Microsoft to update Store policies to ‘protect customers from misleading listings’

Microsoft is set to introduce new changes to its store policies for developers in the coming days. The update Microsoft Store the policies will prevent developers from charging fees for open source applications and services that are generally freely available on the Internet. According to a report by XDA Developers, the company’s new policies are designed to prevent specific individuals from taking advantage of apps that are not always available in the Microsoft Store and ultimately lead users to believe that these services are only available in the Microsoft Store. paid versions. The report also mentions that these changes will come into effect from July 16.
How the new Microsoft Store policies will protect common users
According to the report, Microsoft Giorgio Sardio shared a tweet to clarify that these new policies are intended to protect users from “misleading listings”, where someone could use open source software developed by others to make money by duping customers. However, Microsoft has made it clear that the company is not trying to prevent developers from charging for their apps, but these new policies will be put in place to restrict misleading listings “that take advantage of open source or free software.”
The report also mentions an example of a common application that is usually free but costs money on the Microsoft Store is Paint.NET, and it is also listed by the original developer. These apps charge a fee to support the development and users who download from the developer’s website are asked to donate which is not required.
Other New Microsoft Store Policy Changes
Apart from that, Microsoft also wants to prevent developers from charging “irrationally high” prices related to features offered by their apps, the report mentions. However, the company did not specify the exact amount that can be considered an irrationally high price. The report also claims that if users currently perform a quick search in the Microsoft Store for something as simple as a media player, they will find options as low as $16.99 (about Rs. 1,300).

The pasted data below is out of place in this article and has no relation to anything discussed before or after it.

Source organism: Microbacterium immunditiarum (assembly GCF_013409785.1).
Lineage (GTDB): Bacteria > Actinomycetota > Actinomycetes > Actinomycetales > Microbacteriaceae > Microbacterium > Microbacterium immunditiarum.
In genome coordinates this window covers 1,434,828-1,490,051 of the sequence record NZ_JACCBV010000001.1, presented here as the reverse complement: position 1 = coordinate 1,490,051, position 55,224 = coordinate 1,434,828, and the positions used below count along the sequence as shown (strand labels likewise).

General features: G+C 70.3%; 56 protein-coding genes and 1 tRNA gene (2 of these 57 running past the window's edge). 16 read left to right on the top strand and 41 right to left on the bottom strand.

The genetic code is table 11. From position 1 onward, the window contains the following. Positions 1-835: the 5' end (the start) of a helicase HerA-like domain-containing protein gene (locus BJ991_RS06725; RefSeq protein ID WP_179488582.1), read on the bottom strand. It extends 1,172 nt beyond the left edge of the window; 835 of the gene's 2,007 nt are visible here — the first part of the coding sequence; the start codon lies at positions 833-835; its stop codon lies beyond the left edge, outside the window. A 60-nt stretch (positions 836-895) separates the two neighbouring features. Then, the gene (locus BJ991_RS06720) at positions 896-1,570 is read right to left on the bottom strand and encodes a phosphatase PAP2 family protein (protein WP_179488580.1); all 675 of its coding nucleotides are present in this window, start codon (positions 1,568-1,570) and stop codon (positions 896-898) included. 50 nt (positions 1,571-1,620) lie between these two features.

External app installers distributed outside of Microsoft Stores
Another major update could affect app installers distributed via direct links outside of the Microsoft Store (in .exe or .msi formats), the report suggests. According to the report, these external app installers will now need to be digitally signed with a code-signing certificate owned by a certification authority included in the Microsoft Trusted Root program.
This new process seems to be a way to ensure the security of applications that are not directly available in the Microsoft Store. The report claims that the security of these apps may have been one of the top concerns for some users when the company decided to allow external apps in the Store. This new change should alleviate such concerns among users, the report says.
The latest revision to Microsoft Store policies also adds a few other changes, including “preventing apps that offer news and information from spreading misinformation,” the report suggests. Meanwhile, the remaining changes are “slightly less impactful and primarily add clearer language and smaller adjustments,” the report adds.
Also read: Learn how Microsoft plans to notify Windows 8.1 users of the January 2023 end-of-support date. Click here to know more.

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